Maltese general election, 1981

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Maltese general election, 1981
Malta
1976 ←
12 December 1981 → 1987

All 65 seats of the Maltese House of Representatives
  First party Second party
  Edward Fenech Adami.jpg
Leader Dom Mintoff Eddie Fenech Adami
Party Labour Nationalist
Last election 34 seats, 51.5% 31 seats, 48.5%
Seats won 34 31
Seat change Steady 0 Steady 0
Popular vote 109,990 114,132
Percentage 49.1% 50.9%
Swing Decrease 2.4% Increase 2.4%

Prime Minister before election

Dom Mintoff
Labour

Elected Prime Minister

Dom Mintoff
Labour

Coat of arms of Malta.svg
This article is part of a series on the
politics and government of
Malta
Foreign relations

General elections were held in Malta on 12 December 1981.[1]

For the 1981 elections, the opposition Nationalist Party, reinvigorated with a new leader, looked set for a serious challenge to Mintoff. In fact, in that election, the Partit Nazzjonalista managed an absolute majority of votes, but it managed only 31 seats to the Labour Party's 34. Dom Mintoff said that he would not be ready to govern in such conditions and hinted that he would call for fresh elections within six months. However, this was not to be: Mintoff eventually accepted the President's invitation to form a government. This led to a political crisis whose effects continued through much of the 1980s, as well as increasing political violence in the street such as the Black Monday incident.

The election resulted in controversy because although the Nationalist Party received a majority of votes, the voting system in use led to Malta Labour Party winning a majority of seats and governing the Maltese islands with a disputed mandate, until the 1987 elections. This provoked a constitutional crisis, with the Nationalist Party boycotting parliament.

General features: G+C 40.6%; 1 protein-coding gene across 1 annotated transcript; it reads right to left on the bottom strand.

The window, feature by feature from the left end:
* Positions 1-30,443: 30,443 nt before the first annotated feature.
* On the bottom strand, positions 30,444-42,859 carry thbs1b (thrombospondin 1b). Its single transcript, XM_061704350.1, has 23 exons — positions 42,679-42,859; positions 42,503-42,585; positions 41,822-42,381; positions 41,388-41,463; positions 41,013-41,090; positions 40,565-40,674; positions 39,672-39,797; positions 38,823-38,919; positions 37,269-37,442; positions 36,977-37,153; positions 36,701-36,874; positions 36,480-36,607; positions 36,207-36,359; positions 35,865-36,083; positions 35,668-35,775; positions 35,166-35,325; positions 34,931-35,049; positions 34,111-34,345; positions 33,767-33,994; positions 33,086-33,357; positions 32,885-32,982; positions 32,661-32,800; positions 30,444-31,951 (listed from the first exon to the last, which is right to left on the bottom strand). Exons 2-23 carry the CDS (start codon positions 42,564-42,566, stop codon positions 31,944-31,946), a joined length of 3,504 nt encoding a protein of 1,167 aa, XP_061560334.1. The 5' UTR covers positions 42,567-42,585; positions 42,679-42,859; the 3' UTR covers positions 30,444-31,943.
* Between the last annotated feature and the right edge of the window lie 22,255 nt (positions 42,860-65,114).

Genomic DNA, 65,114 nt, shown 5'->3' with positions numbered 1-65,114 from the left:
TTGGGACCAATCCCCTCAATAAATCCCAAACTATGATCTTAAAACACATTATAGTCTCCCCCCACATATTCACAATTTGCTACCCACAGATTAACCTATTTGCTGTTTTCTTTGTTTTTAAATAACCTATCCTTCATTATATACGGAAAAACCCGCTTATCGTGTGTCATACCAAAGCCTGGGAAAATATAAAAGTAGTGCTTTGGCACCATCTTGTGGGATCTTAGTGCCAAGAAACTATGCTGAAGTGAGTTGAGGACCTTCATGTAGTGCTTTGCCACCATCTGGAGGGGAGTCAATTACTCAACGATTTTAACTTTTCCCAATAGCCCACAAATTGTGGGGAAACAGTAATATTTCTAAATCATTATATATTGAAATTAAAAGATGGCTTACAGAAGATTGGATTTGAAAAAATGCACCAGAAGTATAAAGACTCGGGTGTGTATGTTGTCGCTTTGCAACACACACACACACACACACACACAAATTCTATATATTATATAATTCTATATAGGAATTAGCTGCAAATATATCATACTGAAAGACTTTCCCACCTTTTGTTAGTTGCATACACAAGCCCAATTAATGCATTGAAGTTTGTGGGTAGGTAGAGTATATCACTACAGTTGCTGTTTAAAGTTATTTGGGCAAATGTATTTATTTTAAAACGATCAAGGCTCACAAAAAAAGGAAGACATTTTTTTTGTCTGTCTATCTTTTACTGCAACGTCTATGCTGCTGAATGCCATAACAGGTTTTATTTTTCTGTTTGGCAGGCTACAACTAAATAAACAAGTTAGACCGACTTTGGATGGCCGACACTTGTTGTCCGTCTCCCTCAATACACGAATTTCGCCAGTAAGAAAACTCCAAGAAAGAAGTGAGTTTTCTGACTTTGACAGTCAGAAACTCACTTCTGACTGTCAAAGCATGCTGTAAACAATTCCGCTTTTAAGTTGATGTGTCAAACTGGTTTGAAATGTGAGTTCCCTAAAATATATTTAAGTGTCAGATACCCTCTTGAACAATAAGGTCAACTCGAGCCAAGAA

As a result a compromise was reached whereby changes were made to the voting system to prevent a recurrence of the same problem. Under the new system if a repeat of the 1981 scenario occurs, the party supported by an overall majority of voters is awarded a number of additional seats from a party list, so that it secures a parliamentary majority.[2]

Electoral system[edit]

The 1981 election was held under the single transferable vote (PR-STV) system, with five-seat constituencies. Under the agreement reached following the 1981 election additional 'bonus' seats were introduced.

Results[edit]

Party Votes % Seats +/–
Nationalist Party 114,132 50.9 31 0
Malta Labour Party 109,990 49.1 34 0
Independents 29 0.0 0 0
Invalid/blank votes 1,315
Total 225,466 100 65 0
Registered voters/turnout 238,239 94.6
Source: Nohlen & Stöver

References[edit]

  1. ^ Nohlen, D & Stöver, P (2010) Elections in Europe: A data handbook, p1302 ISBN 978-3-8329-5609-7
  2. ^ Malta: STV With Some Twists ACE